Fordham University            The Jesuit University of New York
 


Katherine E. Kirby


Katherine E. Kirby
       B.A., Salisbury State University
        M.A., Fordham University
        M.Phil., Fordham University

The Ethical Priority of Infinite Obligation: Levinasian Vulnerability as the Condition for the Possibility of Virtue

Dissertation directed by Merold Westphal, Ph.D.

My argument throughout this project is that, while virtue ethics can provide a necessary alternative to modern moral theory’s application of universal laws, it is problematic to understand the ethical relation as grounded in the symmetry and reciprocity of friendship-type engagements.  I therefore argue that virtue theory, and any rational conception of the “good,” must be grounded in a more primordial moment of fundamentally asymmetrical obligation, which is revealed rather than rationally constituted.  I draw on Levinas’ account of ethical encounter as arising out of the address of the Other, which awakens in the subject a Desire for peaceful contact with the unique and precious Other.  Desire leads the subject to willingly undergo a transformation in her orientation, as she devotes herself to genuine concern and loving care for the Other.  My argument is driven by an exploration of the nature of heroic action, with a particular focus on accounts of rescue during the Nazi Holocaust.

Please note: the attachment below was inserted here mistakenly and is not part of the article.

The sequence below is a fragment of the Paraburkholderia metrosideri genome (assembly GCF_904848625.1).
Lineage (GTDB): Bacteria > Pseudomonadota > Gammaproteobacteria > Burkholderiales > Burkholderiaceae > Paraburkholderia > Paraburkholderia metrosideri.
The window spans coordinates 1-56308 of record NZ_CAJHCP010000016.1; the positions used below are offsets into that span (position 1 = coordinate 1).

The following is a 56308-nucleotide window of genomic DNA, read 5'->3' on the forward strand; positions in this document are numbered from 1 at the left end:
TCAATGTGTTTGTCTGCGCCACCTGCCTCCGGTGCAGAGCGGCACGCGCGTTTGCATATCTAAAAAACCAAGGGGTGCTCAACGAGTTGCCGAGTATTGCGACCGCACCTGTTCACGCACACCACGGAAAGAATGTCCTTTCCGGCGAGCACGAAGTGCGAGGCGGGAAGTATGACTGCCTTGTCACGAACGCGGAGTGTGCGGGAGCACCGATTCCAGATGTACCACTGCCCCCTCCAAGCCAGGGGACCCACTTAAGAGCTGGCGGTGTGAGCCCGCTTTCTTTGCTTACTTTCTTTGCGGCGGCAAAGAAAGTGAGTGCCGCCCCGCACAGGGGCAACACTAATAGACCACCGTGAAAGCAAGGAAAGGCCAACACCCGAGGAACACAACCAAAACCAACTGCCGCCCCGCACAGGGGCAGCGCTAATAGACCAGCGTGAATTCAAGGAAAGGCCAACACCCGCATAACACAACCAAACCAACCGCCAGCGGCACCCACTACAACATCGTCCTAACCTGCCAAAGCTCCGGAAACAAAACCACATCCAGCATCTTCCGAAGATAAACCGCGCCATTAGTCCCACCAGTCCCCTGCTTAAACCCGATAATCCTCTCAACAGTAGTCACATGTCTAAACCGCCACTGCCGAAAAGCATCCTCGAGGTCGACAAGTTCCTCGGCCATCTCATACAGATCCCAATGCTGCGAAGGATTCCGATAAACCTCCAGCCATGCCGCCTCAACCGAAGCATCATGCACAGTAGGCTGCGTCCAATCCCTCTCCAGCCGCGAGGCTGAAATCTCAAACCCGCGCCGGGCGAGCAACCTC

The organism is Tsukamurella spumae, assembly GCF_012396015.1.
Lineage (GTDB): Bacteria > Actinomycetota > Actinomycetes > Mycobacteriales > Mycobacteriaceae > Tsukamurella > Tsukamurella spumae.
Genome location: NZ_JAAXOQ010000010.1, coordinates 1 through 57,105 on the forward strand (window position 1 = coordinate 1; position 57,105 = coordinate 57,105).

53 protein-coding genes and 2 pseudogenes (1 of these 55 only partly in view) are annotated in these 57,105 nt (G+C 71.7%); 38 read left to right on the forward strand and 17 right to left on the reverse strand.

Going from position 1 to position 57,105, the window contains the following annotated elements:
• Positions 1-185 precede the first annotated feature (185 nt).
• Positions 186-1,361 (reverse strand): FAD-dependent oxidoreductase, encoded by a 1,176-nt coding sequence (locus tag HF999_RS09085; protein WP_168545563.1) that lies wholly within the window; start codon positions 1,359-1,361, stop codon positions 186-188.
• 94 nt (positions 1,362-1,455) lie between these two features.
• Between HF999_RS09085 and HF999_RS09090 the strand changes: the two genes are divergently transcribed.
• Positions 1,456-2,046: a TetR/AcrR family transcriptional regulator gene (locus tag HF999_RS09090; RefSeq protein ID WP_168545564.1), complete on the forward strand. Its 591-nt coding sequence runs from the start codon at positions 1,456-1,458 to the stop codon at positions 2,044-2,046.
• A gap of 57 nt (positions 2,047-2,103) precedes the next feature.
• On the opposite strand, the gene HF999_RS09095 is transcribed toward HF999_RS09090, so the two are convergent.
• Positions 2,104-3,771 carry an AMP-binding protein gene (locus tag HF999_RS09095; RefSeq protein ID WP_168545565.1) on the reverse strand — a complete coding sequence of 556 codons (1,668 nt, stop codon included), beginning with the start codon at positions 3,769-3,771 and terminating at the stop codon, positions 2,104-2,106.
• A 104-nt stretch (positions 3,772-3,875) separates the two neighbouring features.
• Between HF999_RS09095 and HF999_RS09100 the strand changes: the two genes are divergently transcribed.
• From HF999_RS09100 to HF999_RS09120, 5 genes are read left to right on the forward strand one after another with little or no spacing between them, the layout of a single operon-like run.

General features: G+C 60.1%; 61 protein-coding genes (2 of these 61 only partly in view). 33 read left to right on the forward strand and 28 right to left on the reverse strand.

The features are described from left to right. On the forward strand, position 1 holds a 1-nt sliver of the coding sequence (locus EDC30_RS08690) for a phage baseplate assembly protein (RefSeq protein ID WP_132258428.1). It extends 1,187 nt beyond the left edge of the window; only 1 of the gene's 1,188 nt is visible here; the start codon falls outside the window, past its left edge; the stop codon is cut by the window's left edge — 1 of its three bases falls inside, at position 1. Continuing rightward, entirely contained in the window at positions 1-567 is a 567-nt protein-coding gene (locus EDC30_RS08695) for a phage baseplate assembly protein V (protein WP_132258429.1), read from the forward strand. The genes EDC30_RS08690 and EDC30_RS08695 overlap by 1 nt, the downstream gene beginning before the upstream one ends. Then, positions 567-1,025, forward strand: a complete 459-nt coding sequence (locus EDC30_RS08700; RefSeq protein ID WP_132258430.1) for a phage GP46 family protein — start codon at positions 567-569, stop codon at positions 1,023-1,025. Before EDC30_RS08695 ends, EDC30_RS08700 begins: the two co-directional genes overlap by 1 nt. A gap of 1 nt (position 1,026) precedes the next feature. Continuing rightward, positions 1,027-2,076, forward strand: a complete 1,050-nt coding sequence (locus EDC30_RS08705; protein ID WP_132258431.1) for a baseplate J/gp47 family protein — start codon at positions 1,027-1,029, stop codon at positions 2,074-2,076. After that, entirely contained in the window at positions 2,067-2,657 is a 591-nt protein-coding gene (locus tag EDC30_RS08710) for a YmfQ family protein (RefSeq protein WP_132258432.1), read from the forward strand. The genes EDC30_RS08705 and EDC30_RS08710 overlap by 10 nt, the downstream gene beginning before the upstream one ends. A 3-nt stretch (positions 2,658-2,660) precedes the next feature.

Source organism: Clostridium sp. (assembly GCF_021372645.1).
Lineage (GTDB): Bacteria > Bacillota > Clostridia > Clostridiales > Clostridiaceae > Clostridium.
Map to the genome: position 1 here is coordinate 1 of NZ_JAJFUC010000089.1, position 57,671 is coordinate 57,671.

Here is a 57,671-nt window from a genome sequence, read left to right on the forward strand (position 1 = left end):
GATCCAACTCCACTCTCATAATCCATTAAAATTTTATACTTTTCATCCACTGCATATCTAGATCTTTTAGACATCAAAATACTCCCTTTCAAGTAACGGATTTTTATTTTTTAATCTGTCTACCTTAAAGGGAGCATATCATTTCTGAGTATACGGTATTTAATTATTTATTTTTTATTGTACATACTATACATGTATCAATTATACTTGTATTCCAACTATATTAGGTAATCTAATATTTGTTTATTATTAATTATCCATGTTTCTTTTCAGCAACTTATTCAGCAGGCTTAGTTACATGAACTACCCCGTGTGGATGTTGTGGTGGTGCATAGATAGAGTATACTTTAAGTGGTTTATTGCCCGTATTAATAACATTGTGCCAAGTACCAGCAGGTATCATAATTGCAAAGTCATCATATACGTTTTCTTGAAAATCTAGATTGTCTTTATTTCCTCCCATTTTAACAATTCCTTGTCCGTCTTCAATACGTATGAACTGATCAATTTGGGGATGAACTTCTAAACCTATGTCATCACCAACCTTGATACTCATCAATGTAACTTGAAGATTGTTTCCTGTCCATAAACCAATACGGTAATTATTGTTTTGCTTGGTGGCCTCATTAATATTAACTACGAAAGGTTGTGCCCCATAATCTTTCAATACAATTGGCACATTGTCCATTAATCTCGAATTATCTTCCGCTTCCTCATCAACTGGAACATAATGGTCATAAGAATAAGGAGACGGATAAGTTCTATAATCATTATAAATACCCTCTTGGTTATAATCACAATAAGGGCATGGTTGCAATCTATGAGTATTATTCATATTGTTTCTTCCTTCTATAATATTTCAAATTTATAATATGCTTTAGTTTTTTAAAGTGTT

I introduce the problem of asymmetry through an examination of contemporary virtue ethics.  I then turn to Ricoeur’s endeavor to ground ethics in virtue theory, making preliminary suggestions as to the proper role for rationality in ethics.  In order to locate my discussion in reflection upon actual ethical experience, I then discuss accounts of rescue during the Holocaust, in light of Aristotle’s understanding of ethics and Levinas’ description of what guides and motivates self-sacrifice.  In turning to Husserl, I return to the problem of rationality’s role in ethics, arguing that Levinas’ notion of the Other as not merely an “alter-ego” provides a necessary explanation of the urgency of the moral endeavor.  Finally, through a discussion of Buber’s work, I return to the problem of reciprocity, arguing that such cannot be required of ethical relations.  I conclude this work by pointing in the direction of the following further developments: (1) a notion of ethical care related to feminist care ethics; (2) a proper understanding of friendship; (3) a new kind of freedom, understood as a liberation from the constraining world of the Same; and (4) a new notion of happiness to be found in sacrifice.

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